I'm a bit confused by the details you've posted. Firstly, by "N WIRELESS ADAPTER" and "OLD G WIRELESS ADAPTER", I assume you actually mean *ROUTERS*, the wireless device that connects by ethernet cable to Virgin's Cable Modem?
A Wireless [Network] Adapter is the component installed in the PC, either an internal PCI card or a USB "dongle", which connects to a wireless network.
If a new 802.11n (N) Router is giving an internet download speed of 49Mbps, then you are effectively getting the full benefit of the 50Mbps service.
I don't understand why the older 802.11g (G) Router, if that's what it is, only gives a speed of 20Mbps, but it isn't clear what you're measuring. The Router will connect by ethernet cable to the Cable Modem at 100Mbps, a "wired" connection from one of its LAN ports to a PC will run at 100Mbps, a "wireless" connection from a PC will have a nominal connection speed of 54Mbps. Only the "wireless" connection should fail to achieve the full potential of the 50Mbps internet connection.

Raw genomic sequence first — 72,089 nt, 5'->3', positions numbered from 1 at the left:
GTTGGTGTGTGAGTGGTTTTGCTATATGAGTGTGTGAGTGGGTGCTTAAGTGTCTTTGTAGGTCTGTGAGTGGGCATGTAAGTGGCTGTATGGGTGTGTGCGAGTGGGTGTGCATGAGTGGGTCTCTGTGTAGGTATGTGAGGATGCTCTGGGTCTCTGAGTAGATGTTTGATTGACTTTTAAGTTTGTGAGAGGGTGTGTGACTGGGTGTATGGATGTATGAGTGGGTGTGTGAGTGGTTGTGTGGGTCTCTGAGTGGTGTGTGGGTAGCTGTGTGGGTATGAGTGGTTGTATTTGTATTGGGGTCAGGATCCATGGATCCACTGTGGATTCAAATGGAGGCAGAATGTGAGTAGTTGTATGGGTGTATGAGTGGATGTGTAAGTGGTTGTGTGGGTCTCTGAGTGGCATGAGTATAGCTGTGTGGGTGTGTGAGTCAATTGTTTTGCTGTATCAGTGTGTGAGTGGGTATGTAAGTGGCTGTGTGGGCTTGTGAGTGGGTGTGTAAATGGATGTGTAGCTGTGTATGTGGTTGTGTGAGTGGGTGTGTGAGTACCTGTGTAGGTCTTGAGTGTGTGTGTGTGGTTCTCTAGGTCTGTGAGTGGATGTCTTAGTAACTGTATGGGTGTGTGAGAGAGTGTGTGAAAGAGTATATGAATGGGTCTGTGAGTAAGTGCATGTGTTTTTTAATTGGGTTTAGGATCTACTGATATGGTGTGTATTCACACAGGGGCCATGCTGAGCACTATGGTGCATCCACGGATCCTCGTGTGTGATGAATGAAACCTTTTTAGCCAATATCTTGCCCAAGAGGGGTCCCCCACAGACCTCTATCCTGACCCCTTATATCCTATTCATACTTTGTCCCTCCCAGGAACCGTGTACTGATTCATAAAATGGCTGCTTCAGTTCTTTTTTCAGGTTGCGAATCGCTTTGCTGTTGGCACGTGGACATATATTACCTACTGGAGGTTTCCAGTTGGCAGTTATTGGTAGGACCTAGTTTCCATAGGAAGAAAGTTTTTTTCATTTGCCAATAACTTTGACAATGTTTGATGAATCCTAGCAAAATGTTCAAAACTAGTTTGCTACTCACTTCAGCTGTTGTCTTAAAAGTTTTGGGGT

With an 802.11n (N) Router and compatible Wireless Network Adapters, the data transfer speed of a "wireless" connection between PC and Router should be 150Mbps or 300Mbps, depending on the hardware. The speed between Router and Cable Modem will still be 100Mbps.
If you are connecting a Solwise "wireless" adapter and only getting 15Mbps, then something may not be correctly configured, but what are you measuring - Solwise to Router, PC to Solwise or internet download speed?